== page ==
Home Assistant enthusiast and contributor, Hass.io add-ons creator, IoT explorer, slightly assholic at first sight but actually a nice guy.

66 comments

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  • thanks for this very good explanation. In your streams, this technical details are not always too clear. Hope you can show some of this more (ventilation setup?), would be highly appreciated.

  • Thanks for this, I was thinking of doing something like this too, first I wanted to create it with a raspberry pi but since I’m just into ESP this is perfect!

  • Thanks French, I’ve made my doorbell smart already where I use my google home as sound device, but since I cannot hear it upstairs I will reuse the original chime like you did. Additionally I use telegram as a notification platform, this way I can also use it to send a video rtsp capture from my cam to my phone.

  • Awesome explanation Frenck! I did mine using Arduino IDE, but will be moving over to ESPHome (using some of what you did here). ESPHome just makes life so much easier.

  • Hi Frenck,
    Great write up, this so much easier to follow than a Youtube clip where you would have to pause and rewind all the time. This I can do in my own pace (which is not to fast πŸ˜‰
    I love to see one for garage doors from you. Yes, I know, there are dozens of them on YouTube and I’ve seen most of them. Now I can’t see the forest through the trees anymore, which one was the best?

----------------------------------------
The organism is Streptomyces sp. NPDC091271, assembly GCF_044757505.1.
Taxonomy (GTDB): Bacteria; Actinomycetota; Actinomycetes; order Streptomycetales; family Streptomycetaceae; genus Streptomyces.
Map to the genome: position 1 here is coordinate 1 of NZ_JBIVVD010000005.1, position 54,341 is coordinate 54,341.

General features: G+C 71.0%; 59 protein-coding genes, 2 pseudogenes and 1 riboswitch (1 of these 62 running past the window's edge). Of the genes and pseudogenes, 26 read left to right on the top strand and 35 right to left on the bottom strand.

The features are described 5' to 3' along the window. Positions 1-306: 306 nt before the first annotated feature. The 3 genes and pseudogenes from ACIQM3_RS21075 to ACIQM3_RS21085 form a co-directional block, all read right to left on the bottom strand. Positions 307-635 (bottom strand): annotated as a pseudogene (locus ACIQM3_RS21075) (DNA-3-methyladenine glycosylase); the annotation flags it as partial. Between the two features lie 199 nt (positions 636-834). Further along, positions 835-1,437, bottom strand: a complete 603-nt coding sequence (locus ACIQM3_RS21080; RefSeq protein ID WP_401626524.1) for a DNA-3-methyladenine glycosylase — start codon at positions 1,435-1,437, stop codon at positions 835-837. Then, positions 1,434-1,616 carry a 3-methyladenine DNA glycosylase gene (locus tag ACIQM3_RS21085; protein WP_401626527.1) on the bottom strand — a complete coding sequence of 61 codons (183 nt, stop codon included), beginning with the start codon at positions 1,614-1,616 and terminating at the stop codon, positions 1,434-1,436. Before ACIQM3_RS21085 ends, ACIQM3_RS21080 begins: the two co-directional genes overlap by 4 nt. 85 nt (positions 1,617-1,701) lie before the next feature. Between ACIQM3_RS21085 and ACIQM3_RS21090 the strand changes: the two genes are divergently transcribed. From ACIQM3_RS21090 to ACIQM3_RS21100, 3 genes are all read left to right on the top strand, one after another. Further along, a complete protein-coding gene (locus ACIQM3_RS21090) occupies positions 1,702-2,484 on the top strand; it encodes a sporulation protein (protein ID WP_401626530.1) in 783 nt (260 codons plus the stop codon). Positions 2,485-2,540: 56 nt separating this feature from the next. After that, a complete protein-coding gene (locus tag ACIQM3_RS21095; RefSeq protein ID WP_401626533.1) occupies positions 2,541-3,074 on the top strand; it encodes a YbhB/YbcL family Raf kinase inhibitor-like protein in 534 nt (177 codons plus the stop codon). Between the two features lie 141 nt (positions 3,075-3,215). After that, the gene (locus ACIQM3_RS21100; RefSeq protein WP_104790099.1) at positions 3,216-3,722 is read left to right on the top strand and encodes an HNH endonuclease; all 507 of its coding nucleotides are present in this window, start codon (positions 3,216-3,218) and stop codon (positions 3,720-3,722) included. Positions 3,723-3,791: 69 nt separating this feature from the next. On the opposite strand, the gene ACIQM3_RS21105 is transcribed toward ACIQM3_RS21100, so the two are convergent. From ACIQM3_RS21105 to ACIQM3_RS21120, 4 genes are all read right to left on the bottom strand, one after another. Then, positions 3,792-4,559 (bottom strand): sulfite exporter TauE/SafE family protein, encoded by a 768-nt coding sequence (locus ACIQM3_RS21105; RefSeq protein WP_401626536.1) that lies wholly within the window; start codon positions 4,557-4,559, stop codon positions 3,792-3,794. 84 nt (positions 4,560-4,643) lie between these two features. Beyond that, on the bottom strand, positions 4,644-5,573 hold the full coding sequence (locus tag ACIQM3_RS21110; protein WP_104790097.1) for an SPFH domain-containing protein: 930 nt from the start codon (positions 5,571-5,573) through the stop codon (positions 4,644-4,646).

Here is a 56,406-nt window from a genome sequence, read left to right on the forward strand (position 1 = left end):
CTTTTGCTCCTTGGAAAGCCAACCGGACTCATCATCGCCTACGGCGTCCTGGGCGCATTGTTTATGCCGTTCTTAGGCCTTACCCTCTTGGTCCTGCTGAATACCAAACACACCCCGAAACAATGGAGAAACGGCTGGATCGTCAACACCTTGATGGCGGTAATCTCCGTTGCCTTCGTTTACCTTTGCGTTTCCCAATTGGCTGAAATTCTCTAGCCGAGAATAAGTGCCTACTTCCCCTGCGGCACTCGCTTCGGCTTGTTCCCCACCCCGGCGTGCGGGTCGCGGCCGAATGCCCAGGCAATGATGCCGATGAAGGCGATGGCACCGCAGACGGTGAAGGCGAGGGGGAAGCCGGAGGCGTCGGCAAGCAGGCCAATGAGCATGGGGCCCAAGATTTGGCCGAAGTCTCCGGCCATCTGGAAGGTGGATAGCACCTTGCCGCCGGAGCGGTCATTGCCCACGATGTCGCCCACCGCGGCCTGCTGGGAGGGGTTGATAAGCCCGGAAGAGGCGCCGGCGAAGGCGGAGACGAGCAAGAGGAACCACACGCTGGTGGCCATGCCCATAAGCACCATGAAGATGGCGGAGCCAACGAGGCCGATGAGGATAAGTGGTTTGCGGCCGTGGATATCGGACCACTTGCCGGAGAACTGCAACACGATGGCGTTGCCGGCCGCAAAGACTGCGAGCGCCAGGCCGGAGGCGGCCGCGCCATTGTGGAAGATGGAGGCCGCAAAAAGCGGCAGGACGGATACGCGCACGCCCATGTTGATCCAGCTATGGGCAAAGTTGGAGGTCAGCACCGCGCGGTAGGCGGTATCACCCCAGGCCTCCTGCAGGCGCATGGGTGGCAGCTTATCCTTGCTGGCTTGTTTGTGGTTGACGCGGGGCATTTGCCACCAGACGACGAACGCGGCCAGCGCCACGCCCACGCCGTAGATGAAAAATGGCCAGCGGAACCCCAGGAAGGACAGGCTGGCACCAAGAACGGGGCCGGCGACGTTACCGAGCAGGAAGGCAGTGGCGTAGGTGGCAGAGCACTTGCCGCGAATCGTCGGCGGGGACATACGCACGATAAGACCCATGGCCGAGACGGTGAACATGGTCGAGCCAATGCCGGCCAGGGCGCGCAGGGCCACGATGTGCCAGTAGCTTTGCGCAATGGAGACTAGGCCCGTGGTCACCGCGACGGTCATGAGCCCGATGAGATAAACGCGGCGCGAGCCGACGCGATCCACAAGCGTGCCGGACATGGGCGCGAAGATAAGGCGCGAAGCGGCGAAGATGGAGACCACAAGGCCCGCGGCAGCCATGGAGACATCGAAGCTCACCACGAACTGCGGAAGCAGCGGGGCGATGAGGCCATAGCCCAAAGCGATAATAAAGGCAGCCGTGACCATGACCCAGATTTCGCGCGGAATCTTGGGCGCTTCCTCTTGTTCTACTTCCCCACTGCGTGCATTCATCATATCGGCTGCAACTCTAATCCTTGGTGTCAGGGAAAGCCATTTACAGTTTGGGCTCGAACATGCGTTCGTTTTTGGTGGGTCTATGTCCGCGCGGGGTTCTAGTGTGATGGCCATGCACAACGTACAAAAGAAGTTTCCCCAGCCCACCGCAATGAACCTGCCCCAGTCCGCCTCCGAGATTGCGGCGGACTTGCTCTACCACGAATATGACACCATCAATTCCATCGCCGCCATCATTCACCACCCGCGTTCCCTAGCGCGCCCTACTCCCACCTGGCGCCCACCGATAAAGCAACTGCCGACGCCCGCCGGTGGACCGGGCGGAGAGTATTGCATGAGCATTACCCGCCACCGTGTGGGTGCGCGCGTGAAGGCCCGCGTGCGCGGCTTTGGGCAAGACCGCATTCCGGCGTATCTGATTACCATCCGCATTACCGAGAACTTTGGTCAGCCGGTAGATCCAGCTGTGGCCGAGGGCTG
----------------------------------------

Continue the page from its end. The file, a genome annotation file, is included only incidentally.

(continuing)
In my case I’ve got a 2 car garage with one single large door. I would like a push notification if both cars are not in the garage and the door is open. Than be able to close the door remotely use Home Assistant.

  • Don’t understand why continue to use ESP-01S
    when there is a full fledged ESP8266 D1 Mini 4MB + shields.

    D1 Mini + relay shield is smaller, more convenient and it has the micro usb, very useful for flashing\debugging and for powering the ESP via old phone charger.

    • Thanks for your response Davide. The D1Mini + Relay is a good option as well, however, the D1 + shield is not smaller but bigger (especially in height, I own those as well).
      Secondly, the D1 & Relay are not often delivered with soldered header pins (one of the goals of this project was: no soldering, to make it more accessable for users new to DIY home automation).
      Third, this option is cheaper (not much, but still).

      I did consider the D1, by went for the ESP-01, mainly to keep the entrance into DIY as low as possible because of the soldering.

  • Hi Frenck, Nice write-up. I want to understand the “powering of chip” section. You mentioned that you used the usb charger to power since your transformer is located in electrical closet. However from the diagram i see that one wire from door bell switch is going to transformer and one is going directly to the chime. In order to intercept, ESP chip needs both wires connected as input from the switch. How did you get access to those 2 wires? usually, one wire would go directly to the chime (ie: it would not come to the transformer at the electrical box).